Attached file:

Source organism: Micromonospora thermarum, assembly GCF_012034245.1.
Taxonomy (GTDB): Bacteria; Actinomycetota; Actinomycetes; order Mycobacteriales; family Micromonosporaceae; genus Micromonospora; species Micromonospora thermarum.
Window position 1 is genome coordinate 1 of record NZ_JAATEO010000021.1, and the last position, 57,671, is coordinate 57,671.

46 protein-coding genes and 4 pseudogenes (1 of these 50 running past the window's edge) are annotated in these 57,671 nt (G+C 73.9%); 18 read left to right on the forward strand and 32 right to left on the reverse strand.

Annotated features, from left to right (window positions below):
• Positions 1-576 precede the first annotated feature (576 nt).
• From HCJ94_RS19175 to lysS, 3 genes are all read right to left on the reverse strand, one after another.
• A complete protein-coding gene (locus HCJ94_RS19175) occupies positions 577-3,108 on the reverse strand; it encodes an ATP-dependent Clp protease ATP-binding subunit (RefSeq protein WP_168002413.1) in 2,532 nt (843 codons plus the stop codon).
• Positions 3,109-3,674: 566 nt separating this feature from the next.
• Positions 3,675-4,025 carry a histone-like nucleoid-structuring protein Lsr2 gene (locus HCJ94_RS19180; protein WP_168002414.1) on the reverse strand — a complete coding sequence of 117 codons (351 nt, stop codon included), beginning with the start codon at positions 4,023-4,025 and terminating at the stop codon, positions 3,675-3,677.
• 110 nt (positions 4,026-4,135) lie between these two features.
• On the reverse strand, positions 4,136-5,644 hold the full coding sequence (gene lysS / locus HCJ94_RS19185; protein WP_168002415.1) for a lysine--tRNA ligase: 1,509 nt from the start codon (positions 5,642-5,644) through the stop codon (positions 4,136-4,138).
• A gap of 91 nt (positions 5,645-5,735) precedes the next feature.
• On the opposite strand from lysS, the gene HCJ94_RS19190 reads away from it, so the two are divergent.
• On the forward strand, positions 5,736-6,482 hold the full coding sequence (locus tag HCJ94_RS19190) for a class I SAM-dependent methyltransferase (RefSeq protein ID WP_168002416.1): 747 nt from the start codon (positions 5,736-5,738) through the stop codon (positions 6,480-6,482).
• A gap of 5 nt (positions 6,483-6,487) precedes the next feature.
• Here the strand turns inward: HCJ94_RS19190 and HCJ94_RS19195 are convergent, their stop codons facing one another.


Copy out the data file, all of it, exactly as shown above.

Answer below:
Source organism: Micromonospora thermarum, assembly GCF_012034245.1.
Taxonomy (GTDB): Bacteria; Actinomycetota; Actinomycetes; order Mycobacteriales; family Micromonosporaceae; genus Micromonospora; species Micromonospora thermarum.
Window position 1 is genome coordinate 1 of record NZ_JAATEO010000021.1, and the last position, 57,671, is coordinate 57,671.

46 protein-coding genes and 4 pseudogenes (1 of these 50 running past the window's edge) are annotated in these 57,671 nt (G+C 73.9%); 18 read left to right on the forward strand and 32 right to left on the reverse strand.

Annotated features, from left to right (window positions below):
• Positions 1-576 precede the first annotated feature (576 nt).
• From HCJ94_RS19175 to lysS, 3 genes are all read right to left on the reverse strand, one after another.
• A complete protein-coding gene (locus HCJ94_RS19175) occupies positions 577-3,108 on the reverse strand; it encodes an ATP-dependent Clp protease ATP-binding subunit (RefSeq protein WP_168002413.1) in 2,532 nt (843 codons plus the stop codon).
• Positions 3,109-3,674: 566 nt separating this feature from the next.
• Positions 3,675-4,025 carry a histone-like nucleoid-structuring protein Lsr2 gene (locus HCJ94_RS19180; protein WP_168002414.1) on the reverse strand — a complete coding sequence of 117 codons (351 nt, stop codon included), beginning with the start codon at positions 4,023-4,025 and terminating at the stop codon, positions 3,675-3,677.
• 110 nt (positions 4,026-4,135) lie between these two features.
• On the reverse strand, positions 4,136-5,644 hold the full coding sequence (gene lysS / locus HCJ94_RS19185; protein WP_168002415.1) for a lysine--tRNA ligase: 1,509 nt from the start codon (positions 5,642-5,644) through the stop codon (positions 4,136-4,138).
• A gap of 91 nt (positions 5,645-5,735) precedes the next feature.
• On the opposite strand from lysS, the gene HCJ94_RS19190 reads away from it, so the two are divergent.
• On the forward strand, positions 5,736-6,482 hold the full coding sequence (locus tag HCJ94_RS19190) for a class I SAM-dependent methyltransferase (RefSeq protein ID WP_168002416.1): 747 nt from the start codon (positions 5,736-5,738) through the stop codon (positions 6,480-6,482).
• A gap of 5 nt (positions 6,483-6,487) precedes the next feature.
• Here the strand turns inward: HCJ94_RS19190 and HCJ94_RS19195 are convergent, their stop codons facing one another.